The development and display of good sportsmanship by their team should be the prime objective of each coach in our athletic program. The coach through his/her comments, actions, and emphasis in the program will set the example which will be modeled by the players. No action by a coach, official, player, or spectator which downgrades, embarrasses, or ridicules any other player, coach, official, or spectator can or should be tolerated or encouraged. Coaches or athletes who cannot subscribe to the principles of good sportsmanship should and must be eliminated from the program.


1.              Each coach should spend time on the importance of good sportsmanship with his/her team and review these standards as necessary during their season.

a.              No disputing of an official’s call either by word or action (only team captain or the coach may talk to the official.)

b.              No use of profanity or obscene gestures on/off the field of play, locker room, bus, etc.

c.              No commission of intentional/flagrant fouls.

2.              Officials are human and will commit errors in judgment and rule interpretations. Players and coaches should be aware of this and should make allowances for it. Everyone should understand that over a game and/or season, “breaks” will even out. If a team spends time worrying about the officiating or the actions of the other team, it may well take away from their concentration and adversely affect their play. If the officiating is so poor that it is making the activity dangerous to the players, the TWO coaches should discuss it and go to the officials together and get the situation corrected. Under no circumstances should a coach challenge a judgment call. Rule interpretations may be questioned in an appropriate manner (generally helpful to involve the other team’s coach when this is being done.)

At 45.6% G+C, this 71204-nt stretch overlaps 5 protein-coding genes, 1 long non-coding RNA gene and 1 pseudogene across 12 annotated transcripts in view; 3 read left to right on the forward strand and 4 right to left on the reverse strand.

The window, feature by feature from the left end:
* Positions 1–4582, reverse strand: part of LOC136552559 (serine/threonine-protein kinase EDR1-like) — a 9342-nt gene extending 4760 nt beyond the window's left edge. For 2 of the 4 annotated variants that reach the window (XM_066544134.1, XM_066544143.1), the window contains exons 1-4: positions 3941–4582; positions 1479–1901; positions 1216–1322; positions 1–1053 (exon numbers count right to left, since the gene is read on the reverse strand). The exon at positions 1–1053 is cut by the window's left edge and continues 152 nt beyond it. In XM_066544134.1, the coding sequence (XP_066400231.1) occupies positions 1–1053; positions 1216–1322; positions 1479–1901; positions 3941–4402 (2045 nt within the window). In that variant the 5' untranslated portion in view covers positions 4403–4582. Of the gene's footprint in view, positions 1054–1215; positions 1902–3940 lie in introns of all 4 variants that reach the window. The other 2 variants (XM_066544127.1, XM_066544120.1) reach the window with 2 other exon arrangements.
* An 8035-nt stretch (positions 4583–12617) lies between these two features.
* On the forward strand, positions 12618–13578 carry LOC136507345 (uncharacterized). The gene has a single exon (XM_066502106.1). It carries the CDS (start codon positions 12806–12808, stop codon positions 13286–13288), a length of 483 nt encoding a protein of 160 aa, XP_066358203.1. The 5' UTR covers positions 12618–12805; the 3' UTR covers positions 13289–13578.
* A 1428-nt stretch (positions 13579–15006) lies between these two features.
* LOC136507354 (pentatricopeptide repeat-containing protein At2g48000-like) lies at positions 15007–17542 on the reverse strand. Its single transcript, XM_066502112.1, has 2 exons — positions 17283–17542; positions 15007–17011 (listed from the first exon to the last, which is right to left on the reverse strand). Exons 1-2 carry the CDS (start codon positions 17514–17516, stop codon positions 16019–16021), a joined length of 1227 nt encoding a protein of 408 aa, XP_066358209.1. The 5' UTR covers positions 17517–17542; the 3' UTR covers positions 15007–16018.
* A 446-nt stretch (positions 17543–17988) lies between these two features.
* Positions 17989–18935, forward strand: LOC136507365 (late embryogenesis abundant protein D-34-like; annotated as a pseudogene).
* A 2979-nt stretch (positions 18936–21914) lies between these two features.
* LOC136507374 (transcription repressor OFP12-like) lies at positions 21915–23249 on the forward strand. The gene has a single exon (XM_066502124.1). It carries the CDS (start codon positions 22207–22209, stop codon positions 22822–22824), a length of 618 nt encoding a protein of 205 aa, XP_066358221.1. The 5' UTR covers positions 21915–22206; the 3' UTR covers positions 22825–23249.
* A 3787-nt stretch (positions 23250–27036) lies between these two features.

3.              Good sportsmanship revolves around thinking of the other person or your team and another team in any way. We should not go for school record, run up the score, and play our first unit the whole game, etc, when we know the other team is in no position to compete with us.

4.              The display of good sportsmanship will enhance our athletic program and enable us to turn out student-athletes who will respect the game and one another.

5.              Procedure for handling conflicts in games. If coaches see that a game is getting out of hand or may get out of hand (fouls not being called, rough play, comments being made, etc.) Both coaches should go to the officials and state their case.

6.        If you feel that the game should be played under protest, let the officials and opposing coach know immediately the reason the game should be protested.  You will then need to contact your school's athletic director immediately after the game.  The athletic director will follow-through with league policy to correctly file your request with the league.  The athletic director has 24 hours to submit the protest request.